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02/09/07 10:00 AM ET

Will anyone hit 60 home runs?

After narrowly missing the mark, Howard is the best bet

If any player is going to deliver the first 60-homer season since 2001, that player will be Ryan Howard.

Of this, Phillies manager Charlie Manuel has no doubt. Obvious bias aside, Manuel has been watching Howard bash baseballs since 2003, when Howard toiled in Class A Clearwater and Manuel was a special advisor to then-general manager Ed Wade.

Even then, Manuel saw an amazing ability to send them a long way in every direction, and that hasn't changed.

"He's very strong and he covers the plate very well," Manuel said. "I don't see why he can't do it. If he stays patient and waits for his pitch, he'll be fine. If he just hits .300, he's going to hit a lot of home runs."

The National League Most Valuable Player isn't the only one with the qualifications. Perennial sluggers David Ortiz (Boston) and Albert Pujols (St. Louis) -- and Alfonso Soraino (Cubs) in Wrigley Field isn't a bad dark-horse candidate -- have similar strength and talent. But Howard is the most popular choice because he's come the closest.

When his total reached 49 by the end of August last season, shattering Mike Schmidt's franchise mark of 48 along the way, his "60-homer club" membership card was being printed. After all, the lefty slugger pounded 11 homers the previous September, so joining Babe Ruth, Roger Maris, Barry Bonds, Mark McGwire and Sammy Sosa as the only men in that distinguished club seemed a foregone conclusion.

With the accomplishments of the final three tainted by perceived performance-enhancing drugs, Howard was being hailed for doing it the "natural way." He roared past 50 with a three-homer performance on Sept. 3 and reached 56 with two more on Sept. 8.

With 21 games left, how could he not get there?

Obviously, he didn't, and the most important reason was that opponents wouldn't give him the chance. Pitchers either issued intentional walks, or gave him nothing to hit. The struggles of No. 5 hitter Pat Burrell, and later Jeff Conine, made this decision easy.

This led to Howard being admittedly pressed and hitting just two more over his final 21 games, to finish with 58. His incredible season earned him a MVP Award, but the 60-membership dinner had to wait.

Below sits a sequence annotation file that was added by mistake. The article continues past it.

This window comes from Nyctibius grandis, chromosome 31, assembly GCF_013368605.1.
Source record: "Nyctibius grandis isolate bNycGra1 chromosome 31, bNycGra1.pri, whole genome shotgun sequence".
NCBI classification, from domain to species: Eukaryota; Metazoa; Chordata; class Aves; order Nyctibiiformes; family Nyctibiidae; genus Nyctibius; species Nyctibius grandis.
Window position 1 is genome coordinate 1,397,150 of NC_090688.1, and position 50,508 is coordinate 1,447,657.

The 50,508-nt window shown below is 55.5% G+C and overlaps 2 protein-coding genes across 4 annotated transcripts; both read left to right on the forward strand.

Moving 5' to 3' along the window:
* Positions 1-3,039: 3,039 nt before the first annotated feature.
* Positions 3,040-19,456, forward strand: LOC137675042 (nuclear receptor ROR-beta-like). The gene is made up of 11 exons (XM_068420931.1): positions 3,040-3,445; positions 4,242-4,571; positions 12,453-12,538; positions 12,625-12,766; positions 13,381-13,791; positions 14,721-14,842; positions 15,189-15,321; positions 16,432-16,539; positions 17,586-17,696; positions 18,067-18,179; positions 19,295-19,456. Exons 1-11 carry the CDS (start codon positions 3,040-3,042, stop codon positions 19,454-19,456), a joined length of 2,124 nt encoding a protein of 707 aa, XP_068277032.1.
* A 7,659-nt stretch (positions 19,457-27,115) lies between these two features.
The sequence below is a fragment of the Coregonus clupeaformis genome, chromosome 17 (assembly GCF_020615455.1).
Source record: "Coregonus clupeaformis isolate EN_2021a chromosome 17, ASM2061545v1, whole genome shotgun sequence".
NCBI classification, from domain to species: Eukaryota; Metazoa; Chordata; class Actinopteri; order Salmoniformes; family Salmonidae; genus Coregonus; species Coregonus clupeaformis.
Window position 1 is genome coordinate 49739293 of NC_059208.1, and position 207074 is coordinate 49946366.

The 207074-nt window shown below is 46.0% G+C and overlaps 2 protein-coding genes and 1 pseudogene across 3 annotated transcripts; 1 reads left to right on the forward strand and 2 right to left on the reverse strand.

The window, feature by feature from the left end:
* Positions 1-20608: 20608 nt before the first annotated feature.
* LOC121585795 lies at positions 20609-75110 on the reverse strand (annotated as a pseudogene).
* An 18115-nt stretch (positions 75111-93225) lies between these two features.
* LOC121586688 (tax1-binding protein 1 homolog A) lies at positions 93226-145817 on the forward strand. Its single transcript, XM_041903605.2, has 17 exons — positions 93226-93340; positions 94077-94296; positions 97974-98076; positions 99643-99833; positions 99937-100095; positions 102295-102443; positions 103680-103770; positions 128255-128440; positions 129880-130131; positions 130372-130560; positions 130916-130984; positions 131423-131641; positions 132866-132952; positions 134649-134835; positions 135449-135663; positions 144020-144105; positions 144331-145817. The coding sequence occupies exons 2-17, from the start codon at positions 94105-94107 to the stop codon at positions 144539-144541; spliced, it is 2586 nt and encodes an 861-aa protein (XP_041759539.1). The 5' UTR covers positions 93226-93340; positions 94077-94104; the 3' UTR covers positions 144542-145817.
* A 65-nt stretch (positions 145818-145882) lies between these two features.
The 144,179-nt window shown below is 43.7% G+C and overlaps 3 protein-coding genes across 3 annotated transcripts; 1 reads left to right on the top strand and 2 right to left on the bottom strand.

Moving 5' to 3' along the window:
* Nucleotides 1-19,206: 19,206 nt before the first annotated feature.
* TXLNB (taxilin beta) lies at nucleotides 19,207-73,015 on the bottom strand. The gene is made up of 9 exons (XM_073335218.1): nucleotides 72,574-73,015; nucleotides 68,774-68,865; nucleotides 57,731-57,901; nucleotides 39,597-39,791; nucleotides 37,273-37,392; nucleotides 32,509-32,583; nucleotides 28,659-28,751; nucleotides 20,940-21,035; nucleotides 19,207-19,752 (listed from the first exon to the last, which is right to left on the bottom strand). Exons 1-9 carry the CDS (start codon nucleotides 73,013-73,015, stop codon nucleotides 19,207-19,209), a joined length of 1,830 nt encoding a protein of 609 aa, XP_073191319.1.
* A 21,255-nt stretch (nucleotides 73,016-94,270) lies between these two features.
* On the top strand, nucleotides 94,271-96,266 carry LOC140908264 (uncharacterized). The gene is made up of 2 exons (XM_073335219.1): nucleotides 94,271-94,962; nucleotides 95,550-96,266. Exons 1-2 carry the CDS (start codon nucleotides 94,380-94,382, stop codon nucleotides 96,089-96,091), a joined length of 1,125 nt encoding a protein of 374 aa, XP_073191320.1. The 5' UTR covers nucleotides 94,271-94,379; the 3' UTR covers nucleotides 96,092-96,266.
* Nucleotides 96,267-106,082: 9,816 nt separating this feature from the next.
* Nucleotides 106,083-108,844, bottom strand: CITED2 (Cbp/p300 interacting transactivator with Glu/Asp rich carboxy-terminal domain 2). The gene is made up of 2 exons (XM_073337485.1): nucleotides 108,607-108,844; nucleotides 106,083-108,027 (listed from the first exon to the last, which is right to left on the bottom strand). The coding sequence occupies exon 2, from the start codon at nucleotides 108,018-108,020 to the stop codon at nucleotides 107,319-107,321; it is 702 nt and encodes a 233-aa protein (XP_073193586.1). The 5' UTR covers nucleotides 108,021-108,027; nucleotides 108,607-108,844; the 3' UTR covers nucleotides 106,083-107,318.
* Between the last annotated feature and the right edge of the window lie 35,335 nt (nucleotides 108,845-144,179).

"If I get there, I get there," Howard said. "I'm not going to worry about that stuff. Obviously, I'd like a chance [to hit in crucial] spots, but if they won't pitch to me, someone else can get the job done."

Hitting 60 home runs is arguably the most difficult of the individual accomplishments, considering only five players have done it, and those five combined to do it eight times.

In addition to opponents' lack reluctance to face Howard, Pujols and Ortiz, another factor will be their home addresses, and hitter-friendly Citizens Bank Park certainly won't hurt Howard's chances, nor will Boston's right-field area for lefty Ortiz.

Manuel predicts a solid performance from Burrell and others around Howard, giving opponents less reason to take the bat out of Howard's hands. The Phillies scored the fourth-most runs in the Major Leagues in 2006 and added Wes Helms. The Red Sox were ninth and St. Louis was 14th.

While Pujols and Ortiz have had more consistent success simply because they've been around longer, Pujols has never reached 50, and Ortiz's 54 in 2006 were a career high.

Howard knows he has a long way to go just to duplicate his 2006 record, let alone improve on it. He won't be sneaking up on anybody.

Still, Manuel cited adjustments made by Howard as an example of his rapid growth. He eliminated the "middle in" part of the plate in 2006, taking away a location for pitchers to try and find.

"That was supposed to be his hole," Manuel said. "They don't bust him now because he can handle that. He wants to master his hitting and he's getting there."

But can he or others find their way to 60?

"I'm sometimes surprised I got to 58," Howard said. "It was surprising to step back and see what I did. "I'm still awestruck."

Ken Mandel is a reporter for MLB.com. This story was not subject to the approval of Major League Baseball or its clubs.